The National Oceanic and Atmospheric Administration—the agency that goes by the user-friendly handle of NOAA (pronounced “Noah”)—broke some news today at the fall meeting of the American Geophysical Union in San Francisco.

NOAA's summary of the costliest U.S. weather and climate disasters since 1980. Click for larger image.

NOAA Administrator Jane Lubchenco announced that by the agency’s calculations, the United States has suffered a dozen “billion-dollar” weather events this year. That’s a record, beating out the previous title-holder, 2008, when nine billion-dollar events went into the books. Cumulative losses from weather events this year have topped $50 billion, NOAA says.

Lubchenco said some of the nation’s devastating weather events this year appear to be related to climate change.

“I think people have to appreciate how very bizarre the weather has been this year,” she said. “And it’s pretty clear that for some of those events like heat waves, droughts, really big intensive rainfall events—those we can connect the dots to climate change pretty convincingly.”

Among this year’s dozen billion-dollar weather disasters: half a dozen tornado outbreaks, including a twister that killed about 160 people in Joplin, Mo., and a wave of twisters that killed about 320 people in Alabama; the epic flooding in New England triggered by the remnants of Hurricane Irene; widespread flooding throughout the Missouri and Lower Mississippi river basins; and the ongoing drought afflicting much of Texas, Oklahoma, New Mexico, and Kansas.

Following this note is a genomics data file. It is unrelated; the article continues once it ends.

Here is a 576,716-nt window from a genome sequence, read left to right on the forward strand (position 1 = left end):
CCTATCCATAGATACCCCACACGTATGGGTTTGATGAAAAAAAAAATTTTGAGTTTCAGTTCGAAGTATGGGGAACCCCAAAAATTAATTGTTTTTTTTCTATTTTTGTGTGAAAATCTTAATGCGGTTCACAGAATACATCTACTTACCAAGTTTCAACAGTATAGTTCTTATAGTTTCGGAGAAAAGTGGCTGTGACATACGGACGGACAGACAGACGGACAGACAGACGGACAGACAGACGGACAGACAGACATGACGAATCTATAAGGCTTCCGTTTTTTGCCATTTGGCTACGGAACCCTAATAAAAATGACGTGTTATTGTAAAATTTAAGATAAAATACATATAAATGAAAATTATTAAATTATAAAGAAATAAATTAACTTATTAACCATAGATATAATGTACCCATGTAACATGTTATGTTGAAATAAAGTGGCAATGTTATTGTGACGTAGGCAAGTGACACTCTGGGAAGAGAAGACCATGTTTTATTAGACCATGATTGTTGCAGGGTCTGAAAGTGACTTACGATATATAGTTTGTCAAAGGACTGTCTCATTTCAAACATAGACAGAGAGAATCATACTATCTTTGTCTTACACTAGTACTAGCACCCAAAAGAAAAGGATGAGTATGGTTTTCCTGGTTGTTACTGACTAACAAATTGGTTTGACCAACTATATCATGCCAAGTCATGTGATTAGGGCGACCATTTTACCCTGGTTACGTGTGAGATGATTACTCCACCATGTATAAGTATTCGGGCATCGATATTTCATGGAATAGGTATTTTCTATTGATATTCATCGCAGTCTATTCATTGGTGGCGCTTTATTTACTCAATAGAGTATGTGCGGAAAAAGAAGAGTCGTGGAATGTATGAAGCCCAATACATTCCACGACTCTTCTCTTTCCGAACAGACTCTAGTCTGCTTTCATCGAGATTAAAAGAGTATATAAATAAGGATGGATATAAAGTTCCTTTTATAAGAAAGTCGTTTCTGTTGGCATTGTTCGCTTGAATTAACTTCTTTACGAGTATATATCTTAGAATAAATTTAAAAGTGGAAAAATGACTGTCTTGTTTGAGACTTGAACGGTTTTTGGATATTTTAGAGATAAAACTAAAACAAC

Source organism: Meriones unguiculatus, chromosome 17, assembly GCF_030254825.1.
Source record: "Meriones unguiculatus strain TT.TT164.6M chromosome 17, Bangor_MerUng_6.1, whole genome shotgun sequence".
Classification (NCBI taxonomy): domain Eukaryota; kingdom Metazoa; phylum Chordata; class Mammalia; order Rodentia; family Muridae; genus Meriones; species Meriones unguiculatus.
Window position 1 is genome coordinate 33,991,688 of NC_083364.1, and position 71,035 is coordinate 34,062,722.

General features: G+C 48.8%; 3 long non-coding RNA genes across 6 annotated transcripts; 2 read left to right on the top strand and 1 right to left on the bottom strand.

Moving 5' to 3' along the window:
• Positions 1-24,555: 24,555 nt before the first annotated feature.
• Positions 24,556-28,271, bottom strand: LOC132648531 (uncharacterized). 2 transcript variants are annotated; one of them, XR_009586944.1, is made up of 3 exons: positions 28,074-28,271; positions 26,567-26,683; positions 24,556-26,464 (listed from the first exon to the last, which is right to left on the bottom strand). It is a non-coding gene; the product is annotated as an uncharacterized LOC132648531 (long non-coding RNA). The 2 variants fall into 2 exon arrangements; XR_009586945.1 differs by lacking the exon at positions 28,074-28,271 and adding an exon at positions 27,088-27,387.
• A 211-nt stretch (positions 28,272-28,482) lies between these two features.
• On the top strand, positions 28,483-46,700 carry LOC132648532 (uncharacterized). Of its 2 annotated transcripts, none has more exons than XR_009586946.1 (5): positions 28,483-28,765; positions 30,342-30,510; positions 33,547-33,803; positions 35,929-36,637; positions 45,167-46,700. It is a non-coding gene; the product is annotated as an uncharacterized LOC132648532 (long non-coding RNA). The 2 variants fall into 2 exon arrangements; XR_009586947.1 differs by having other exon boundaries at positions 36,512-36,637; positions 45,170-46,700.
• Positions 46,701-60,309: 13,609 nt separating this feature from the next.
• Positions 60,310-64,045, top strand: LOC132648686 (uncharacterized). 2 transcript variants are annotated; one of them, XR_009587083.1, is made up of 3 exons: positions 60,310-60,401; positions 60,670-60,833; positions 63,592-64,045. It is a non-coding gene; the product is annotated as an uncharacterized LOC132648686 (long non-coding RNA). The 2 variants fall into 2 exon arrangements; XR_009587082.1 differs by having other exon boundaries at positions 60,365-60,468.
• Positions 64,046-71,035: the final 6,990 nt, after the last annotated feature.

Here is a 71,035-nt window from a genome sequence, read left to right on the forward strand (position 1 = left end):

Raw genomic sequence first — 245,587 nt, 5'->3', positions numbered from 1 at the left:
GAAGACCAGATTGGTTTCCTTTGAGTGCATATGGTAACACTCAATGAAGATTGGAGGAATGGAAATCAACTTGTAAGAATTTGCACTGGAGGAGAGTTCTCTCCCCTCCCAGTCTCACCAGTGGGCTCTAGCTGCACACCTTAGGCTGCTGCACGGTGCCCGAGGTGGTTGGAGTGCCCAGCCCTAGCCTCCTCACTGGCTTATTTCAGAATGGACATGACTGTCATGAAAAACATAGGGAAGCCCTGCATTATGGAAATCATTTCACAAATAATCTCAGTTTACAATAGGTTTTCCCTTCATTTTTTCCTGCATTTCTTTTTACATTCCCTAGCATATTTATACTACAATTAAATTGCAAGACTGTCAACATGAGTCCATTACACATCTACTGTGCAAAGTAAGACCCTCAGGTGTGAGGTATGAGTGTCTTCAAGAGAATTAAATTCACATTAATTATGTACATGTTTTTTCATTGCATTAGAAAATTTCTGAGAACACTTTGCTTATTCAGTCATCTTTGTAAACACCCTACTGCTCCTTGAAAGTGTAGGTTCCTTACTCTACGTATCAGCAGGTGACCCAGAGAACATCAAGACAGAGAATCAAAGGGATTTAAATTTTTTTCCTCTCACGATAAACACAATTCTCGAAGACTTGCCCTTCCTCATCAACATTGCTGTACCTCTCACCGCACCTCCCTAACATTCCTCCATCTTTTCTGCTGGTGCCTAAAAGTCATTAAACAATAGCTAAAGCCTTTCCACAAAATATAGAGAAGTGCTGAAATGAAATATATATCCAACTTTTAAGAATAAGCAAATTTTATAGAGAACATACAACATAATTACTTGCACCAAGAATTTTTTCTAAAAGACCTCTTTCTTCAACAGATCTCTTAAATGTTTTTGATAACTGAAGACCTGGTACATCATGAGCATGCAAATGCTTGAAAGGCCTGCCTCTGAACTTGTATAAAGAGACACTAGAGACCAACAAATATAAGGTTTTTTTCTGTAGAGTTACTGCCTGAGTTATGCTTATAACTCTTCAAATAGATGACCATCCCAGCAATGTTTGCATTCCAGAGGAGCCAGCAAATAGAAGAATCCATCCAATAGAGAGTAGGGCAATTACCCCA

In dollar terms, this year’s estimated $50 billion of losses due to weather disaster ranks far behind our most costly weather year, 2005, when Hurricane Katrina devastated New Orleans and much of the neighboring Gulf of Mexico coast. Losses that year topped $175 billion. NOAA also says that between 1980 and 2010, the United States experienced 99 weather events that caused $1 billion or more in inflation-adjusted damages—freezes, heat waves, fires, droughts, floods, blizzards, and hurricanes— those 99 events caused a cumulative loss of $725 billion.


Dan Brekke

Dan Brekke (Twitter: @danbrekke) has worked in media ever since Nixon's first term, when newspapers were still using hot type. He had moved on to online news by the time Bill Clinton met Monica Lewinsky. He's been at KQED since 2007, is an enthusiastic practitioner of radio and online journalism and will talk to you about absolutely anything. Reach Dan Brekke at

Sponsored by

Become a KQED sponsor